Jinja District Archives project team members sort through boxes of files. (photo: Keefer Denney-Turner)

In the interest of preserving Uganda’s rich archival sources and promoting equitable accessibility, faculty and students from the University of Michigan and Uganda’s Makerere University have, in recent years, partnered with Ugandan archivists to preserve, catalogue, and digitize the country’s local and national repositories. 

Most of these collections are disorganized and difficult to access, but are otherwise usable. This has afforded a new generation of historians the opportunity to write histories of the colonial and postcolonial state—provided they have the patience, time, and funding necessary to spend months picking through mountains of unsorted files.

Since 2009, Professor Derek Peterson has led five teams of undergraduate and graduate students from History and the School of Information to conduct cataloguing projects at the Uganda National Archives in Entebbe; district archives in Kabale, Fort Portal, Hoima; and the Central Police Station Archives in Kampala. This past summer Peterson’s team traveled to eastern Uganda to catalogue the Jinja District Archives (JDA), the largest known provincial collection in the country.

JDA 2015 project team members (left to right): Ashley Rockenbach (U-M), Riley Linebaugh (U-M), Precious Ampeire (Busoga University), Kate Bruce-Lockhart (Cambridge University), Abigail Meert (U-M), Claire Nakanjako (Makerere University), Sandra-Claire Bugingo (Makerere University), Andrew Shin (U-M), unidentified district officer, Keefer Denny-Turner (U-M), Olive Nakyanzi (Jinja District), and George Nabida (Jinja District). Missing from photo: Eberechi Ogbuaku (U-M); James Munene (Henry Mitchell British Institute for Eastern Africa); Arnold Mugume, Sandra-Claire Bugingo, and Sharef Walya (Makerer University); Rose Kitimba (Busoga University). (photo: Arnold Mugume)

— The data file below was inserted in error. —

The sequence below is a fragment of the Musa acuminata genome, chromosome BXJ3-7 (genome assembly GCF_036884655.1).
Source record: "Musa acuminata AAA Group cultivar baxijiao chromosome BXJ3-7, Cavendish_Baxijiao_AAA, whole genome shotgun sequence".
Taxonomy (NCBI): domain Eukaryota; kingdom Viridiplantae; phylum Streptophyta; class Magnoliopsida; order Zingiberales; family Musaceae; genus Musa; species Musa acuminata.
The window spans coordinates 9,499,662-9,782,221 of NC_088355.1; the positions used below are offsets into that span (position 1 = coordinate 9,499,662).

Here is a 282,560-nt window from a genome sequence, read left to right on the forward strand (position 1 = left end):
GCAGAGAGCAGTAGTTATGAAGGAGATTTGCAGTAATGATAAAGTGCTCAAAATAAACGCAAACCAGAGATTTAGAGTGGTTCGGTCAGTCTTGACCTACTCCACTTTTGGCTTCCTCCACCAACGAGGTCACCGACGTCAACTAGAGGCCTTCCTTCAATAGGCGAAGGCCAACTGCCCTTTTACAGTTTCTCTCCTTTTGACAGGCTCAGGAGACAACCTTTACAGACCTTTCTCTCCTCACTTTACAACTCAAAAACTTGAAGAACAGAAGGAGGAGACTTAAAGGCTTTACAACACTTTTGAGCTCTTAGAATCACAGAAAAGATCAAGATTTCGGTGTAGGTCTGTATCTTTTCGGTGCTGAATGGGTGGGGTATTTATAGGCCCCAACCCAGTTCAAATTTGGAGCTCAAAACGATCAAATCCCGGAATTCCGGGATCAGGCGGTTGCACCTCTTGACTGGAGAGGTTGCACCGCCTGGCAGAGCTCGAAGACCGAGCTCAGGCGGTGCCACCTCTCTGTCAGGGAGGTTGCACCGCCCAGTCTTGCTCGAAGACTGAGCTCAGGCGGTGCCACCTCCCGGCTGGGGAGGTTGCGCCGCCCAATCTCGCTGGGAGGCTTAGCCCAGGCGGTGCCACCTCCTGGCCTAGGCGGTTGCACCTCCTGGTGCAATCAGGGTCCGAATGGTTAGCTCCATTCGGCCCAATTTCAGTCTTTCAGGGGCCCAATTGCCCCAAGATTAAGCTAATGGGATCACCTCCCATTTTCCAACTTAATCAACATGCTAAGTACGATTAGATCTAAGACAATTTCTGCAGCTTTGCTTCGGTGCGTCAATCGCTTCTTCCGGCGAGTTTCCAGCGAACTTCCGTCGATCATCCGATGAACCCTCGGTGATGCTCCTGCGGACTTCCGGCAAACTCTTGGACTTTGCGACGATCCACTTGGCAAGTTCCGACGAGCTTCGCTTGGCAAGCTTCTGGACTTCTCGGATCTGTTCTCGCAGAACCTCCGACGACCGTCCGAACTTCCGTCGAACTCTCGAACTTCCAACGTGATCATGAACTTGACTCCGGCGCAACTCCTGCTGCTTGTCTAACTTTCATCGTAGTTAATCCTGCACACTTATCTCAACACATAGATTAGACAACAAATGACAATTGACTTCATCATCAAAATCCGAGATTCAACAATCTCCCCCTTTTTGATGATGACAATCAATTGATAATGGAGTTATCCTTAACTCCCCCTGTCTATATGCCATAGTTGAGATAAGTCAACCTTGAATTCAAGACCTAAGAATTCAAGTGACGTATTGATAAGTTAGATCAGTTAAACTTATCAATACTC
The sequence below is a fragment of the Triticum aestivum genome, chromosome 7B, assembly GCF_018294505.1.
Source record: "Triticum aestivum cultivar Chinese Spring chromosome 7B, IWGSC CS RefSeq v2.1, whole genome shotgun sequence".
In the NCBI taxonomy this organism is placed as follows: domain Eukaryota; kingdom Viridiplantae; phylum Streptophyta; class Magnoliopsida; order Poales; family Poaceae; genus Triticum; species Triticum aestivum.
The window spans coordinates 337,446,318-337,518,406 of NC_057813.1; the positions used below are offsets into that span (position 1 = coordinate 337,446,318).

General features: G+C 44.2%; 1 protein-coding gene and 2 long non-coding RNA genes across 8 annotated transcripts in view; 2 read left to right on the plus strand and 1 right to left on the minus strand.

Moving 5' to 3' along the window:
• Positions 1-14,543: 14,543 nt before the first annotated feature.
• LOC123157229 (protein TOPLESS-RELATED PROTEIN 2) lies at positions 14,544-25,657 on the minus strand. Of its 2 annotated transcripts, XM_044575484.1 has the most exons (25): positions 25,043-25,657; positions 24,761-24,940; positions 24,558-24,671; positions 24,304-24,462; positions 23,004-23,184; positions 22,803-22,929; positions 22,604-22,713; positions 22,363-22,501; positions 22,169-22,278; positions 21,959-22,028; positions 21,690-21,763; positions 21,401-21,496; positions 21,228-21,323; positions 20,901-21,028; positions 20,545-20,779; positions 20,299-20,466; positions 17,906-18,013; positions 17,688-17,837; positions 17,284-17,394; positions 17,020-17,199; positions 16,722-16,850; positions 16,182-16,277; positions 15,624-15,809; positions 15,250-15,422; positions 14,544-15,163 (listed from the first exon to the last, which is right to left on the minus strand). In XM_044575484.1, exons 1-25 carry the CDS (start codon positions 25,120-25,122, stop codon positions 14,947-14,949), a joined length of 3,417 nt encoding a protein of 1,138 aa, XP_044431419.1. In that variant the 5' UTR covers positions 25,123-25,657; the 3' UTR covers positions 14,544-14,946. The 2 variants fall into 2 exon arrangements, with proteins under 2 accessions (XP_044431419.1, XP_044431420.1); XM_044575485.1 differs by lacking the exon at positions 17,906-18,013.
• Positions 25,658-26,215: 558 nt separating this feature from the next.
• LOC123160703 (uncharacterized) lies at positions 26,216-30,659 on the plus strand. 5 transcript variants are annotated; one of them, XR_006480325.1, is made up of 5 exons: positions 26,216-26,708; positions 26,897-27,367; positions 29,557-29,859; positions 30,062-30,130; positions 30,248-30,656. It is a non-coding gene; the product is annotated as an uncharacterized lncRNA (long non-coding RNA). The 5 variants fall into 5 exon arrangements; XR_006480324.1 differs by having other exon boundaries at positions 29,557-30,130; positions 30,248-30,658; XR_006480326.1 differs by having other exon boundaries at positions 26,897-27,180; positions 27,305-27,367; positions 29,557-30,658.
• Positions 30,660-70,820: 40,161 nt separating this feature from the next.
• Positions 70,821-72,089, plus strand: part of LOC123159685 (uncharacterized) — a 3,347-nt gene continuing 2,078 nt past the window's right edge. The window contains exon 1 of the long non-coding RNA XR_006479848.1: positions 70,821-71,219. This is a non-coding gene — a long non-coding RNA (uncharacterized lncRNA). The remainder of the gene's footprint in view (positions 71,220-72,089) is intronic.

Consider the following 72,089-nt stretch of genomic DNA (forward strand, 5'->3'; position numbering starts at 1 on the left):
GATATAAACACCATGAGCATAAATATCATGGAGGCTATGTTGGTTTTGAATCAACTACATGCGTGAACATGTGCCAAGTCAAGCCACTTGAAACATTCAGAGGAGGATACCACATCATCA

Jinja was long the industrial capitol of Uganda and a regional hub for labor migrants, and this is reflected in the JDA’s impressive collection of files concerning labor and labor organization. The region was severely affected by Idi Amin’s so-called Economic War (1972) and his decision to expel Uganda Asians, who made up the majority of Jinja’s mercantile class. The JDA therefore offers a unique window into the history of colonial economies, labor migration, and the postcolonial state, and should be of great interest to historians of East Africa, the Indian Ocean, the South Asian diaspora, and global labor movements.

The JDA, however, also presented some of the most significant preservation challenges the team had yet encountered. Housed in the basement of the district headquarters, the archive suffers termite damage and floods every time it rains, resulting in severe water damage to files left on the floor and lowest shelves. The team spent the first three weeks of their stay removing wet files from the basement and drying them in the District Council Chamber using fans, paper towels, and time. 

They then commenced sorting, consolidating, rehousing, cataloguing, and shelving the entire collection, completing the project within eight weeks. While funding constraints prevented the district from constructing a new storage space for the archive, the team left the collection safely above the flood line and the new catalogue (both electronic and hard copy) in the hands of the district records officer. The team completed their project by presenting their work to the Jinja District administration and records management students and faculty at Makerere University.